24 Mar 2016 @ 7:32 PM 

I recently stumbled upon an interesting quirk related to handling classes implementing IDisposable within Enumerator methods. In my particular case, I had a function that could accept an SQL Connection, but optionally could default to using the application “standard” connection available via other static methods.

In order to accomplish this, I used an overload pattern, with the base case function accepting a NpgsqlConnection as shown:

and with the overload using the application available connection information. (GetConnection() here opens the connection):

I was finding that I was receiving an Connection exception stating that the connection was not open. After puzzling over it, I found the issue to be a result of how Enumerators work. In particular, it was a result of the use of the overload class to return an IEnumerable from the other function dependent on a Disposable wrapped in a using. The problem is that the IEnumerable is returned to the caller and it is only when that Enumerator is used that the Actual Enumerator function starts executing; at which point the original routine will have already disposed the connection (closing it) leaving the enumerator to throw a exception.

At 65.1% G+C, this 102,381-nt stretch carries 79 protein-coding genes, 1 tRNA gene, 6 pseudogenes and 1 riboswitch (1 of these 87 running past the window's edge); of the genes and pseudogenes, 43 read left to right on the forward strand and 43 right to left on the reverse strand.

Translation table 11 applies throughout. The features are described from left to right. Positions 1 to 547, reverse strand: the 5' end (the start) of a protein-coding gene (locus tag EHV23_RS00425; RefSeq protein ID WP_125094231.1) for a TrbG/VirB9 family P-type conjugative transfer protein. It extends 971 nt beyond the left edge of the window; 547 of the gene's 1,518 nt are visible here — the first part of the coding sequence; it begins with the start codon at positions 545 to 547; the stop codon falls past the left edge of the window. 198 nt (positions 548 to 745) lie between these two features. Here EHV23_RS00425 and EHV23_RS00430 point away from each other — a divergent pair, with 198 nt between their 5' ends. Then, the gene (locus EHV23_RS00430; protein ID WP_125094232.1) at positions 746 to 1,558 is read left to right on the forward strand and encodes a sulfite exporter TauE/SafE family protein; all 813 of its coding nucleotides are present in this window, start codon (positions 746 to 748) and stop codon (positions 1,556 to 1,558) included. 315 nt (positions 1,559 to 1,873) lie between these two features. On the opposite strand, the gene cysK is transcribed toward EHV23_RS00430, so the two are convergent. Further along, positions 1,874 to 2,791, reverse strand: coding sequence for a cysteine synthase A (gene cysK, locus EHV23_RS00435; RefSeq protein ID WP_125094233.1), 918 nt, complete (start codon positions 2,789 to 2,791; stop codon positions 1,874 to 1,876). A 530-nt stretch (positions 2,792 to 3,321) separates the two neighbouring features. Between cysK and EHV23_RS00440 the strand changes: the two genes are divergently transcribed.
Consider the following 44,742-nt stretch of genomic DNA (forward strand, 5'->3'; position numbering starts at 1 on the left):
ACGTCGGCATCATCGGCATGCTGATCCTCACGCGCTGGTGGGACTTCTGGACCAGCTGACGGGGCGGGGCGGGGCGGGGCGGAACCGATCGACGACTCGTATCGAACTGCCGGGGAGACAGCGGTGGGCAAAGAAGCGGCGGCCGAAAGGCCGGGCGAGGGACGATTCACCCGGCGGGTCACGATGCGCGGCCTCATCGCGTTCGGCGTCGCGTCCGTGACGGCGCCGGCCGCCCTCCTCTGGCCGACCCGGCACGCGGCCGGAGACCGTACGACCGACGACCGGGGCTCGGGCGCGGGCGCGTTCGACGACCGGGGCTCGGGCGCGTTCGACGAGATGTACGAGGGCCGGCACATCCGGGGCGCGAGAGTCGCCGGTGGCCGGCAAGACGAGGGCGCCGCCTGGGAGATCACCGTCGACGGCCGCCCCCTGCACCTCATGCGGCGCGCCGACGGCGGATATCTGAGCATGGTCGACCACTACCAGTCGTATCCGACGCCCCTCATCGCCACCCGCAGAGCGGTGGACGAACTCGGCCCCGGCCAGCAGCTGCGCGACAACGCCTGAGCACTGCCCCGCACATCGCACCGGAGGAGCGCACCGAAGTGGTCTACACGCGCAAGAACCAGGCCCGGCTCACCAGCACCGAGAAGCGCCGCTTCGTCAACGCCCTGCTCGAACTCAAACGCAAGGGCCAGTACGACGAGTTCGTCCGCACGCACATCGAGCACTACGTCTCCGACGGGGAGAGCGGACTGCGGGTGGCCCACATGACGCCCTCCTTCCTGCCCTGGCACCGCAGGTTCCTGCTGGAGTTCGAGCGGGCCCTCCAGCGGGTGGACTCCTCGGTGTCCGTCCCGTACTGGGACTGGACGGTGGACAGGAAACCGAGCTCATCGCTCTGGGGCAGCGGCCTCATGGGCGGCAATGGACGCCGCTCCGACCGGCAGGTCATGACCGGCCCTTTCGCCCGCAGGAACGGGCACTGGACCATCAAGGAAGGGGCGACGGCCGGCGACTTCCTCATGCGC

There are a number of workarounds; the one I decided on was to change the base case to a private method that has an additional argument to indicate whether to dispose of the passed in connection. This allows the removal of the using block, and let’s that overload instead simply pass true for that argument to call the private overload. This moves the actual dispose logic to the end of the enumerator block, allowing it to function properly. Additionally, by making it private it means it isn’t visible outside the class, which leaves the API as desired- one which takes a connection, and one which doesn’t but assumes the use of a default connection- and disposes of it properly afterwards.

By way of example, let’s assume a simple Disposable class. This implementation doesn’t actually have unmanaged resources, either itself or within aggregates- so realistically it wouldn’t use IDisposable at all, but I’m sure we can all just pretend it does for the sake of the example:

And now, a small Console program which demonstrates the issue as well as the workaround:

As we can see, the Broken implementation clearly has the Dispose() method called before the first character is even retrieved. I found this to be a very interesting quirk. One could even call it a sort of code diabetes, on account of it being so inexorably linked to the use of syntax sugar.

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Posted By: BC_Programming
Last Edit: 24 Mar 2016 @ 07:32 PM

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